Glass Fab CEO Robert Saltzman started his optical materials supply company in his garage in 1974 after learning about glass molding and optical materials working at Fischer Optical and Bausch & Lomb.
By automating almost all of Glass Fab's milling equipment over the last 35 years, Saltzman's company now produces more than one million blanks per year, and he is looking at making Glass Fab the most high-tech business of its kind.
In April, Saltzman (RS) sat down with Dirk Fabian (DF) of SPIE to talk about entrepreneurship, careers, and trends in optics for SPIE Professional. Here is an extended interview.
DF: What was it like going from one person who's producing blanks and operating everything to hiring that first employee? What kinds of decisions did that entail?
RS: It [was] a matter of getting business. And I guess one of my talents is that I was not only able to tinker and machine … but to sell.
DF: The optics business in Rochester has gone through its ups and downs. How has your company survived these ups and downs?
RS: I founded a highly niche business. We provide a service in between the manufacturer of the materials and the people who make optical parts, lenses, and windows. We fill a niche because very few people can machine parts like we machine. There are probably only two or three companies that do what I do. Big manufacturers like Schott will cut blanks. They have a division in Switzerland that is my competitor. Schott is not only a supplier of glass, they're a competitor. Corning is both a competitor and supplier. We are a distributor for Corning fused silica. Corning cannot make the small parts. They make big parts for the NIF, Lawrence Livermore; they do a lot of that stuff. But the work that we do, there are only two or three people that compete with us.
DF: Do you feel pressure or motivation to move the manufacturing elsewhere? To outsource?
RS: No. we have no desire to move our manufacturing elsewhere. We have had people come to us and say, "Why don't you set up a factory in England or in the Orient?" The answer is no because our labor costs are very low [in Rochester]. We are doing almost everything with automated equipment and with very low overhead. We can compete anywhere in the world, and we do. People know who we are in the optical industry. People who grind and polish recommend us to other people. Everyone knows everyone else; their problems; their strengths.
DF: What are the challenges you see for the business in the next 10 to 15 years?
RS: My goal for the last five years, since I'm slowly approaching full retirement, is to make this company the most high tech company that does this type of work. We are almost all automatic now with CNC machines. … A lot of them I've designed myself. So that's been my goal, to be able to do with our equipment, very, very, very high-tech and very tight tolerancing work … and do it with as little labor as possible. … There's a saying: Things don't get better. They get different. Life doesn't get better, it gets different. … You have to ride the ups and downs. We have a recession right now, but this company is not going out of business. It still has a backlog. It's still making money. Things will turn.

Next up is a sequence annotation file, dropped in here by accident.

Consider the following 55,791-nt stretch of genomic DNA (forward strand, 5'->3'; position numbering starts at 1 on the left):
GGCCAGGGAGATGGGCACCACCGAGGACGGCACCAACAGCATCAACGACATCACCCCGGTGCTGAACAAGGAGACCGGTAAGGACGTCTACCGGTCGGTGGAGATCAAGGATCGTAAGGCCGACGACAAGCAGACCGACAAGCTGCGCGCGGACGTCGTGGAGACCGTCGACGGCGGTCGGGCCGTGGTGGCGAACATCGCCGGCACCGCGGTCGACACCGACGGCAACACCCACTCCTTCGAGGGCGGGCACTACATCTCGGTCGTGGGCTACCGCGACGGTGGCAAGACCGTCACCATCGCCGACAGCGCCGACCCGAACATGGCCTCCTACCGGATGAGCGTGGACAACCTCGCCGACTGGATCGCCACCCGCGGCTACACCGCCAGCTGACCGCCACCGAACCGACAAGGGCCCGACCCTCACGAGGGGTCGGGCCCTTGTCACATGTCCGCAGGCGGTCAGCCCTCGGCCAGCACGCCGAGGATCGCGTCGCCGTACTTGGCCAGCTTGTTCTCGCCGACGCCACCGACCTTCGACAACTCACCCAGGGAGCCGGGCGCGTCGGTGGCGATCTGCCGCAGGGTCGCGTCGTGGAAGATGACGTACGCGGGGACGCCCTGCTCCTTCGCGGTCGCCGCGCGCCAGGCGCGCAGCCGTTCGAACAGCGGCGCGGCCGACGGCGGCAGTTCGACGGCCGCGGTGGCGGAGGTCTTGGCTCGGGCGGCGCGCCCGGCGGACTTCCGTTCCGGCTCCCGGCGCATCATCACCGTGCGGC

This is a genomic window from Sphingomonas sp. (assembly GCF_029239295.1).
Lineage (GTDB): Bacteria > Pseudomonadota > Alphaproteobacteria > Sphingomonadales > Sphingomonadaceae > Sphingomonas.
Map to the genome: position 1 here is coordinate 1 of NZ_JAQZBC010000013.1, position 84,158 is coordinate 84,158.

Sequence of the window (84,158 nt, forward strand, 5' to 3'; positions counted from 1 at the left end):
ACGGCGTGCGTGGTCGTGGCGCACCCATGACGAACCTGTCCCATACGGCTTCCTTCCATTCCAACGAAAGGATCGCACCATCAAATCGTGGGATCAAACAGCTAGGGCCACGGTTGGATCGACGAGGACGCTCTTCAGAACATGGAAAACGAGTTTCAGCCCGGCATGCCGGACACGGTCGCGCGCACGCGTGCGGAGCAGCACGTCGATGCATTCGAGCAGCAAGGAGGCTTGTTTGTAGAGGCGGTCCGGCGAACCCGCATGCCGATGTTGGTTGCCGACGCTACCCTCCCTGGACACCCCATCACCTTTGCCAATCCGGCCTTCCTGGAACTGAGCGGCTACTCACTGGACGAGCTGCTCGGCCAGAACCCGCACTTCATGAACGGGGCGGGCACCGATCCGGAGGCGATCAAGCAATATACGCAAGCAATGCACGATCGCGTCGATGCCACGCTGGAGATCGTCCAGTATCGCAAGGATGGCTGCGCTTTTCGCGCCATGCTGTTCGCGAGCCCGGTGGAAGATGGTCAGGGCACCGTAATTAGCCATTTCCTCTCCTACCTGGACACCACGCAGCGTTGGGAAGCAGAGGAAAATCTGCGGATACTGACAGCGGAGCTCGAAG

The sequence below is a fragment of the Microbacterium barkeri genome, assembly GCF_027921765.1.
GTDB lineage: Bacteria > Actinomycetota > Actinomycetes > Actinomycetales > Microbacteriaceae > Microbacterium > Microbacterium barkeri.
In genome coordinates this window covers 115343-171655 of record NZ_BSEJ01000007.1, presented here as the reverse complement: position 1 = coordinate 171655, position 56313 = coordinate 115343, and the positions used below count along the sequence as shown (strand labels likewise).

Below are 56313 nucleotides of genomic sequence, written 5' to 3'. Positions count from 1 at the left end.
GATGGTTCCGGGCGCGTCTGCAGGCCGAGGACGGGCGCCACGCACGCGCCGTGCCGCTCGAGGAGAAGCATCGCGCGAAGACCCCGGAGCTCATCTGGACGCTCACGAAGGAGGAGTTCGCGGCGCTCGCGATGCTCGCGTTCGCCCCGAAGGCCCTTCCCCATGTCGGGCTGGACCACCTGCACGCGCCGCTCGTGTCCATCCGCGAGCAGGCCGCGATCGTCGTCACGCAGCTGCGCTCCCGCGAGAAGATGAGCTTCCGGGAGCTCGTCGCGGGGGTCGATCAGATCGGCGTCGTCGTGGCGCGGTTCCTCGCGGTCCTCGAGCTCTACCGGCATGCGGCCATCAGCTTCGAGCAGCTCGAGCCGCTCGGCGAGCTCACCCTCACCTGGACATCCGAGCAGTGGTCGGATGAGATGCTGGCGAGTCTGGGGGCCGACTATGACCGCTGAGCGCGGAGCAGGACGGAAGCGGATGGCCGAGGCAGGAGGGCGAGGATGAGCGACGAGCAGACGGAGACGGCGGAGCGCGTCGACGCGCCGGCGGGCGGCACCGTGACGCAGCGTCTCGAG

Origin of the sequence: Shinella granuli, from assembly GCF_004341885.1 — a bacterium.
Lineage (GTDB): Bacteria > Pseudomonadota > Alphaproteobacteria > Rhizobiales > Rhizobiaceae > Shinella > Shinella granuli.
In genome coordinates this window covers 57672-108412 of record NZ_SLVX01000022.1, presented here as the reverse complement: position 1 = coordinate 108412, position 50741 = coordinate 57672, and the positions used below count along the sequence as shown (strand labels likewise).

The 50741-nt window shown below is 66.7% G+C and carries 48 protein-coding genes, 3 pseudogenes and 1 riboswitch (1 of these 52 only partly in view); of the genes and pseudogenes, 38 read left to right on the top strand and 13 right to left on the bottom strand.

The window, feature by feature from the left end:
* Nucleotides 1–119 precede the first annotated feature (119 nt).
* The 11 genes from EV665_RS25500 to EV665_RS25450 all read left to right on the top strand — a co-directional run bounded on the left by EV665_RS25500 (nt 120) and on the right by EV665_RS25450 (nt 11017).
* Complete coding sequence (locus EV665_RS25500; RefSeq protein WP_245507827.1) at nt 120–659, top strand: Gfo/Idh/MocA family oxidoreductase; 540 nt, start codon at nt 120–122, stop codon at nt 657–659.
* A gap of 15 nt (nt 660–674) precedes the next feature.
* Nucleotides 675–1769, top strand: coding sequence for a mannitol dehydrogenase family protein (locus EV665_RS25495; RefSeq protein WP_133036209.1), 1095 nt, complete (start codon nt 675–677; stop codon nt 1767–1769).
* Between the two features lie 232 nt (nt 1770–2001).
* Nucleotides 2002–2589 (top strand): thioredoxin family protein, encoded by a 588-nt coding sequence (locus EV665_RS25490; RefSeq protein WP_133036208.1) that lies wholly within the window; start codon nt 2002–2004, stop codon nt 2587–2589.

DF: What do you think was the critical phase of your business' development?
RS: When I went from hand producing blanks to automatically sawing lenses and glass. … The first three CNC bandsaws that I bought was the move that got us more and more business. So those three are now 23 machines. We had one chopsaw, one large bandsaw. We now have six. We've gone through two different high-pressure water cutters. We actually sold the first one and bought a brand new, more high-tech one. Our edging equipment is all new. … We've automated almost every aspect of our business.
One thing I realized early on was that energy costs were going up exponentially. The traditional ways of making the optical blanks involved molding or cutting them out of large blocks, but by using high-speed automated tools, we could cut blanks to much higher tolerances, reduce waste, and provide a blank that needs much less finishing.
DF: What kind of education would you advise for people getting into business? What helped you?
RS: It's not education, but personality. I've been a tinkerer all my life. … When I was 10, 11 years old, I could take clocks apart and repair them. … I had a little workshop. … I have a nice workshop now. I do a lot of wood working. I enjoy working with my hands. It's just a combination of mindset. I love selling. I love the engineering part of it. I still make drawings. I still design things. A whole bunch of things. As a matter of fact, my son is very much like me. He's got that same spirit. And so it's worked out well. … If he wasn't in this business, I would have sold it. I'm 78 years old. … I still carry a 17 handicap on the golf course. .. I work hard to be healthy.
DF: What has been the prime appeal to starting your own business?
RS: Not wanting to be beholden to anyone. I'm my own boss. That's the American story, the American dream.
Growth at Glass Fab
Glass Fab Inc. is a world leader in providing fabricated optical blanks and other optical materials for customers across the globe. Its physical facilities have grown from a shop in Robert Saltzman's garage to six bays in a manufacturing building in Rochester, NY (USA), to its current Rochester plant spanning about 28,000 square feet with state-of-the-art cutting and measuring equipment.
Saltzman says the city of Rochester has been a tremendous help in its economic growth, assisting Glass Fab in finding a location and the financing for its current facility, a formerly abandoned building.